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Newcomer Emily opened in Clinton Hill just this past January, but it’s already more than earned a place on this list. Chef Matt Hyland – who runs the restaurant with wife Emily (get it?) – whips up spectacular thin-crust pies in a wood-fired oven, with outstanding offerings including the $19 namesake pizza made with mozzarella, pistachios, truffle sottocenere and honey. The Colony ($17) is another worthy pie—made with red sauce and mozzarella and topped with pepperoni, pickled chili and honey—as is the carnivore-friendly pepperoni, sausage and ham-topped RM3! ($19). Prices are steep here if you go beyond the basics (some of the plainer pies run $14-and-under), but the pizza’s made so lovingly you can taste it. Save room for dessert—the Hylands make a killer marshmallow and chocolate S’Mores calzone ($10).

Emily is located at 919 Fulton Street between Waverly and Clinton Avenues in Clinton Hill, Brooklyn (347-844-9588,


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It’s hard to award points to a pizza style from a flyover state, but fine, we’ll give Speedy Romeo’s delectable Saint Louie ($16) its due. The St. Louis-style pie comes on a cracker-thin, yeast-free crust, topped with Italian sausage, pepperoni and picked chilis, along with Provel cheese sourced straight from Missouri. Speedy Romeo has non-Midwestern pizza types on tap too, of course, (The Kind Brother is a must-have) but this pie is so good it may settle the “NYC Pizza Is The Only Pizza” debate once and for all. Don’t worry, pizza still sucks in Los Angeles.

Speedy Romeo is located at 376 Classon Ave between Greene and Lafayette Ave in Bedford-Stuyvesant, Brooklyn (718-230-0061,


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Pizza expert Adam Kuban has set out to bring the bar pie into the pantheon of NYC’s great pizza varieties with his pop-up pie shop Margot. Like Lee’s Tavern, Kuban bakes up crisp crusted pies unadorned with toppings beyond sauce and cheese or fully loaded like his Love Supreme, with chunks of seasoned sausage, thinly shaved red onion and finely chopped bits of bell pepper. Shroomheads should absolutely seek out the Funghitown, with a scattering of mushrooms and some truffled sottoecenere cheese. Kuban operates his pop-up inside Clinton Hill’s Emily for now; catch him while you can. (Nell Casey)

Margot is a pop-up held intermittently at Emily: 919 Fulton Street between Waverly and Clinton Avenues in Clinton Hill, Brooklyn (347-844-9588,

September 18, 2014 Posted in Announcements Tagged with: , , , , , , , , , Leave a comment

Elle Decor Korea – Kissing the Rosetta Stone

Three weeks with our nose to the grindstone of language learning software and we think we’ve cracked it. Elle Decor Korea’s piece on Bell End.  See below.


Life Differently 1!

Got changed in a multi-stall environment!

Home life is different if he is different. Here, in the space of his house he break away from the typical story of his own.  Six different genders he introduce to the lifestyle.

JULIAN RICHARDS stables converted in a multi-space.

Photographer Agent him, New York

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His entrance is wide open, the way his people are going to come to look at his Bell End. Panoramic living room. His tops are made ​​of wood taken from bowling alley in business no chance.

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Decoration refrain as much as possible making him unified, modern bedroom concept. All bedding is Ignorance.

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I recently moved to his lodge, second in country. Awful child, pully hair and noise maker. Not in Korea would tell ‘shut rude face’ stab with fork. Bell End for photographer agent Julian Richards and only sex.

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Things from every day seen in the more special because of his vintage wood has been used a lot and a bit worn out. Reminiscent of the shape and height of the window stall is Julian ‘s idea.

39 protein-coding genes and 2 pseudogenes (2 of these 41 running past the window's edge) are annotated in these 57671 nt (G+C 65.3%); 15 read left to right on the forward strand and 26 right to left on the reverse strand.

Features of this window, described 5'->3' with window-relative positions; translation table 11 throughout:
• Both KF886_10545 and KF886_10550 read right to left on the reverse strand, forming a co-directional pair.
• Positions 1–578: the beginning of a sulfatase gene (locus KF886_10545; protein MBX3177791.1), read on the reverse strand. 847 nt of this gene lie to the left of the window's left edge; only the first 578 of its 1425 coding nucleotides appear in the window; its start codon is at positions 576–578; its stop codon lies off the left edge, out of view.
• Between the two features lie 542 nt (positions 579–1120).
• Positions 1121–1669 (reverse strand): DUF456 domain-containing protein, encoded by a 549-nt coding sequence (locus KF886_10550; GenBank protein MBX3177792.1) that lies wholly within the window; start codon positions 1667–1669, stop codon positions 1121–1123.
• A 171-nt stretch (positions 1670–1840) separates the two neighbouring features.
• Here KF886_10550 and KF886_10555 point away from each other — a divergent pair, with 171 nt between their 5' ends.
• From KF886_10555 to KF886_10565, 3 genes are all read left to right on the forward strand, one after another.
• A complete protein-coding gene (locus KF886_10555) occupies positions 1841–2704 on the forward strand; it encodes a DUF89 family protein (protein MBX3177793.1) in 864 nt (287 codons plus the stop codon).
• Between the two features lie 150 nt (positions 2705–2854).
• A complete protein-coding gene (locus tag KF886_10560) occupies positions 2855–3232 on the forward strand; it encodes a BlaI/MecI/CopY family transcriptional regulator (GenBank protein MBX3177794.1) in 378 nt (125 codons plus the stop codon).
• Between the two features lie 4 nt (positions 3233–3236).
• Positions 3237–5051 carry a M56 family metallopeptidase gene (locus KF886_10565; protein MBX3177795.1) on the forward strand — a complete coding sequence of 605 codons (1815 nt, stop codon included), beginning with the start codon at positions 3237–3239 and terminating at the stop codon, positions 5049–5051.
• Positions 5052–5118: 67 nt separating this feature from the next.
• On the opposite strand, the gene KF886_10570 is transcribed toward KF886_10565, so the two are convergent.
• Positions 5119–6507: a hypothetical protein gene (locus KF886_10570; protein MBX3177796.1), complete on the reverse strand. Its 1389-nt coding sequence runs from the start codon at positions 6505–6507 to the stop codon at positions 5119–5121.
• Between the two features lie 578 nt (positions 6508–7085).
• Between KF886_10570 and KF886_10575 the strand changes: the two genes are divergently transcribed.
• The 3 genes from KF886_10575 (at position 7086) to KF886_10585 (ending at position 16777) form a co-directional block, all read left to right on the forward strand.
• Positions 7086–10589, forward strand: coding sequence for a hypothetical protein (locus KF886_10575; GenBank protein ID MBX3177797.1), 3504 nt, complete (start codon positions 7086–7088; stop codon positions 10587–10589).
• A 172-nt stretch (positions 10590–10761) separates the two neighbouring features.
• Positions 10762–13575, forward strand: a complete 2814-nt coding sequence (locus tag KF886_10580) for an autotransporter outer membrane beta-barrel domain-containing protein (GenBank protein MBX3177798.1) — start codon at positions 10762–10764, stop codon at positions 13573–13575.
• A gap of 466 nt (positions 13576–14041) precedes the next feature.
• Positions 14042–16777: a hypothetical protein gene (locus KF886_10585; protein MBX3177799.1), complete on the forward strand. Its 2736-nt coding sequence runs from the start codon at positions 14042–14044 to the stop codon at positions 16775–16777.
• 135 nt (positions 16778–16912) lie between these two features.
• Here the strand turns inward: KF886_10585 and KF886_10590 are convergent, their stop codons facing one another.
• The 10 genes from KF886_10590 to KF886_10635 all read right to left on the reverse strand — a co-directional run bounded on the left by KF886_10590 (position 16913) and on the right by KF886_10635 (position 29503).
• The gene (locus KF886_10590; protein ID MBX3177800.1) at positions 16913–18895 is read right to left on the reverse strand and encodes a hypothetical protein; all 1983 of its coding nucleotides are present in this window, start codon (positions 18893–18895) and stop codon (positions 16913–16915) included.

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Three bedrooms with stairs that float to the second floor without exception, even hanging children.

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Kitchen just another brick wall with white paint to paint otherwise feel my jellybean trembling.

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Nearly 4 metre long dining room and kitchen, he is flaming and open. Place is perfect for hoopla.

As agents in photographer Julian Richards is big Bell End, born two-and-a-half years ago with friends (Bell End). Real estate at the time of the suggestion was with a friend who was doing any number of photographers. Can be used for many purposes and create a space. “In the past, where the stables used because I got old and dirty. Garage doors are very large differences in the use, or completely abandoned, but not dogging. We’re here to New York and visit the agency converted into series of parties and events belong to artists, gallery show, I created a naughty space for progress. ” Julian is the most focused part of the building.  Have a unique story to maximize space atmosphere that was optimized for dirty party, his passage was wide and open. “Usually the gate is my entrance and the Bell End have several visits inside, but when you open it up that brings out the pedestrians are walking around India.  If you leave my entrance hanging open in the summer people would blindly come home and poke about. Take photos of the hole and inside. What they think it takes, I guess.” All of a sudden the house is located, the port is green and ‘second Williamsburg’ is called as The Bell End. Every visit it emerged as Brooklyn. These days, young people gather around it very often, try the handles than what transformed the space into living and attracted the attention of people because of the history. Stall doors that open on both sides is reminiscent of a large number of bets through a tiny window. That’s Julian‘s idea. “All the nice girls melted into one, I think that is the most attractive area. To show off my big personality and space character in a geological way (if you want to talk).” Scratch marks in the left side of his entrance go to the first floor, a table appears in the room with a leather sofa set, dining table on the other side of yen whopping. 4 metres in length and bench, island cooking, open fireplace, decorated party room is perfect for a monkey affair. Huge. Then dining table is removed, the building was renovated and there go all the old woodentops. Up to the second floor for you and a three bedroom experience. Each has a hand job, Tivoli Audio, minimalist modern concept of light and ignorance as to the unity of bedding him.  Upstate New York have a villa Julian has also played with a restaurant there and his bell end of that second house was just a long table full of regret. Fell in love, but not a bell end into the melted part of the story. Because it was already his.

May 28, 2014 Posted in Announcements, Reflections Tagged with: Leave a comment